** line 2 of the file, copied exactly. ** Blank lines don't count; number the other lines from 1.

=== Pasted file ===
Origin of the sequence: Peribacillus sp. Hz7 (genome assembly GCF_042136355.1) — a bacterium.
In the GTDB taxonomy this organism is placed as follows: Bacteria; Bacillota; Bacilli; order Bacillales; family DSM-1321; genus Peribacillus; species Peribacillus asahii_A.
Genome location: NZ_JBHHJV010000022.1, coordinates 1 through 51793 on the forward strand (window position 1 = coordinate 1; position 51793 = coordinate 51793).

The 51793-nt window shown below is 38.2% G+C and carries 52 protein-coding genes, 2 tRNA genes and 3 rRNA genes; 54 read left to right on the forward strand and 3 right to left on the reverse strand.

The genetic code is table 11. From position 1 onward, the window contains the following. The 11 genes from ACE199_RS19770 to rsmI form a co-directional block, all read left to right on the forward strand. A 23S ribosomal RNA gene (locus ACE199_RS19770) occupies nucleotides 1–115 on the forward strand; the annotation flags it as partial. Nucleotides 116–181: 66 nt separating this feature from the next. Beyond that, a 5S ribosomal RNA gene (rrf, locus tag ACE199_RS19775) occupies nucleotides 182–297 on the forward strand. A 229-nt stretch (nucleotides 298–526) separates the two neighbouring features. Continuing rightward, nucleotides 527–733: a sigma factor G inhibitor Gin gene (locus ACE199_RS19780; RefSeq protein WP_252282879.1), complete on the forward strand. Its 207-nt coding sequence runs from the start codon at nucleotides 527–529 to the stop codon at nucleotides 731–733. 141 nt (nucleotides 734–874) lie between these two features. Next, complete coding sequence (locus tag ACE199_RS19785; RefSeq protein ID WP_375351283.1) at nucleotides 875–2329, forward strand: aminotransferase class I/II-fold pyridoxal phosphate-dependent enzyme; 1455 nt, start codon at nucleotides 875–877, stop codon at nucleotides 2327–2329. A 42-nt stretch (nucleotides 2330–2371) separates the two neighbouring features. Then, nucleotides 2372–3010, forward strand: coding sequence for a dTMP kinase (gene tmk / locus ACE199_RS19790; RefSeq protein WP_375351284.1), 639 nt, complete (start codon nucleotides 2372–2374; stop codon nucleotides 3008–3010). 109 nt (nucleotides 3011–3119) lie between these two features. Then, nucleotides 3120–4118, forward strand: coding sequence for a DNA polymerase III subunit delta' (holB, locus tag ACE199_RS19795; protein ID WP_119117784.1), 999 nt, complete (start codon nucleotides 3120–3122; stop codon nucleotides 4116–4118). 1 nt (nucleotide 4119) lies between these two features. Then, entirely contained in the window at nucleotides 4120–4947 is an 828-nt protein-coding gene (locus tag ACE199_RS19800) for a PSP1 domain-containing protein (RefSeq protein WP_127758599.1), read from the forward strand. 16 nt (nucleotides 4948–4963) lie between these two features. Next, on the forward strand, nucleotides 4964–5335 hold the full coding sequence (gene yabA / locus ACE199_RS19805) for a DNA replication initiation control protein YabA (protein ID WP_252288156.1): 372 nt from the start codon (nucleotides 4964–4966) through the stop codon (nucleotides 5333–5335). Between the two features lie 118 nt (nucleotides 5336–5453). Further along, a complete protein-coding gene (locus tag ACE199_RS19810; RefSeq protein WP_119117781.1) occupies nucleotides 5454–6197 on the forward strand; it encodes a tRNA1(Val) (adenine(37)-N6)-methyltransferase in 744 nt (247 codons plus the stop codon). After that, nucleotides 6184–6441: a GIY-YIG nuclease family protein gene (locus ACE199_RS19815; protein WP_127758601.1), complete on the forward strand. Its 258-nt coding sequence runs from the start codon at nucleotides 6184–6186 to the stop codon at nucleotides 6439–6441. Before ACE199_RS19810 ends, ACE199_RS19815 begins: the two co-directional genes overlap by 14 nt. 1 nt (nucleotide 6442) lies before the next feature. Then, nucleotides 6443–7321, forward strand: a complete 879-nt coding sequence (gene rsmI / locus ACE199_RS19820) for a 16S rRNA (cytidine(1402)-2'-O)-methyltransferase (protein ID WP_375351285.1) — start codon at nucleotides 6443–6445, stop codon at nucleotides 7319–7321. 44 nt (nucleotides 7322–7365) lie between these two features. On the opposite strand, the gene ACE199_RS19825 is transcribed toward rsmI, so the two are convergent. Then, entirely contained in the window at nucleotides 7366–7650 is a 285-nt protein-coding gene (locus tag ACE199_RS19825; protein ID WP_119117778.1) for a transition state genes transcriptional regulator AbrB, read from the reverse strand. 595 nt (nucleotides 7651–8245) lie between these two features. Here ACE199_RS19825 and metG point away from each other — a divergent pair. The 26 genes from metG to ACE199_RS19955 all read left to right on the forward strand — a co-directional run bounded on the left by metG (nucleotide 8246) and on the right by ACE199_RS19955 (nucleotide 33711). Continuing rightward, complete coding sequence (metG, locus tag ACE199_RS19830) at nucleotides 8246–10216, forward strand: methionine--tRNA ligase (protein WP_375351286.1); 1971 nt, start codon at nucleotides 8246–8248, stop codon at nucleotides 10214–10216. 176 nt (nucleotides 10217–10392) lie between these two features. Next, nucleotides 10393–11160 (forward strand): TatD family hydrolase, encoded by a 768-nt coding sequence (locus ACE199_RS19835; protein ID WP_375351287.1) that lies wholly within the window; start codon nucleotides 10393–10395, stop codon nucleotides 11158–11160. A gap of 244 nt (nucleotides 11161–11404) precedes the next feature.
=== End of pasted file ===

In the GTDB taxonomy this organism is placed as follows: Bacteria; Bacillota; Bacilli; order Bacillales; family DSM-1321; genus Peribacillus; species Peribacillus asahii_A.